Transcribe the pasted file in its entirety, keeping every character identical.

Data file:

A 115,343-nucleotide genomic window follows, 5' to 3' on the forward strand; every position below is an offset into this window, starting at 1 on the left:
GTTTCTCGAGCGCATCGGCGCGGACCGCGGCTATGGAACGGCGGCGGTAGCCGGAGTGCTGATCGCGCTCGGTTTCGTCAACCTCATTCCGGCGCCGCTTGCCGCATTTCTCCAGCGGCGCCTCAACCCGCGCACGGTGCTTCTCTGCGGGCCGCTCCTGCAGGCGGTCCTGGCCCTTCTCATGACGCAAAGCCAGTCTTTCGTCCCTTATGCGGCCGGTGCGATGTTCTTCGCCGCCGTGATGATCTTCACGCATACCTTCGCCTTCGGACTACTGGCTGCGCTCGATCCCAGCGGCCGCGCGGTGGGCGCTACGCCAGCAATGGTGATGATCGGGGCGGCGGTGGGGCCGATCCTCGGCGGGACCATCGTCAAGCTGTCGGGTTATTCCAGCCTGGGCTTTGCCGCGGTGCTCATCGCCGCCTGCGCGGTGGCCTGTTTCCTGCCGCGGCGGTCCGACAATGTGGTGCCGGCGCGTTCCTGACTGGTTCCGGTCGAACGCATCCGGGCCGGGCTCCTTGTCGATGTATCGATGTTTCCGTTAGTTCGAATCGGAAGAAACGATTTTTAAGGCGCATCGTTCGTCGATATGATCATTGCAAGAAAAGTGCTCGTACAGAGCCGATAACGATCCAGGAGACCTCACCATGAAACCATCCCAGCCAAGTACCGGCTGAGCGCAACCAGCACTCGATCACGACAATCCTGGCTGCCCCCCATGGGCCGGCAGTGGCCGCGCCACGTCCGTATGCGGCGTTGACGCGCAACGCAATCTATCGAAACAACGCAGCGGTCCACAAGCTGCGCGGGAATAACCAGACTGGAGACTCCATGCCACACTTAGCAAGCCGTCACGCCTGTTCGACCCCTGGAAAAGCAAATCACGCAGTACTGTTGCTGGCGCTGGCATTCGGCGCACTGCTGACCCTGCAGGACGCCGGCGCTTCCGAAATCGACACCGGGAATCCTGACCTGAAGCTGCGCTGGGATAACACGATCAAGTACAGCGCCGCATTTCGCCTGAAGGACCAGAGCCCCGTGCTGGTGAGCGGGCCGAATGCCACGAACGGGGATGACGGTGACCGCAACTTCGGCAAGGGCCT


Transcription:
A 115,343-nucleotide genomic window follows, 5' to 3' on the forward strand; every position below is an offset into this window, starting at 1 on the left:
GTTTCTCGAGCGCATCGGCGCGGACCGCGGCTATGGAACGGCGGCGGTAGCCGGAGTGCTGATCGCGCTCGGTTTCGTCAACCTCATTCCGGCGCCGCTTGCCGCATTTCTCCAGCGGCGCCTCAACCCGCGCACGGTGCTTCTCTGCGGGCCGCTCCTGCAGGCGGTCCTGGCCCTTCTCATGACGCAAAGCCAGTCTTTCGTCCCTTATGCGGCCGGTGCGATGTTCTTCGCCGCCGTGATGATCTTCACGCATACCTTCGCCTTCGGACTACTGGCTGCGCTCGATCCCAGCGGCCGCGCGGTGGGCGCTACGCCAGCAATGGTGATGATCGGGGCGGCGGTGGGGCCGATCCTCGGCGGGACCATCGTCAAGCTGTCGGGTTATTCCAGCCTGGGCTTTGCCGCGGTGCTCATCGCCGCCTGCGCGGTGGCCTGTTTCCTGCCGCGGCGGTCCGACAATGTGGTGCCGGCGCGTTCCTGACTGGTTCCGGTCGAACGCATCCGGGCCGGGCTCCTTGTCGATGTATCGATGTTTCCGTTAGTTCGAATCGGAAGAAACGATTTTTAAGGCGCATCGTTCGTCGATATGATCATTGCAAGAAAAGTGCTCGTACAGAGCCGATAACGATCCAGGAGACCTCACCATGAAACCATCCCAGCCAAGTACCGGCTGAGCGCAACCAGCACTCGATCACGACAATCCTGGCTGCCCCCCATGGGCCGGCAGTGGCCGCGCCACGTCCGTATGCGGCGTTGACGCGCAACGCAATCTATCGAAACAACGCAGCGGTCCACAAGCTGCGCGGGAATAACCAGACTGGAGACTCCATGCCACACTTAGCAAGCCGTCACGCCTGTTCGACCCCTGGAAAAGCAAATCACGCAGTACTGTTGCTGGCGCTGGCATTCGGCGCACTGCTGACCCTGCAGGACGCCGGCGCTTCCGAAATCGACACCGGGAATCCTGACCTGAAGCTGCGCTGGGATAACACGATCAAGTACAGCGCCGCATTTCGCCTGAAGGACCAGAGCCCCGTGCTGGTGAGCGGGCCGAATGCCACGAACGGGGATGACGGTGACCGCAACTTCGGCAAGGGCCT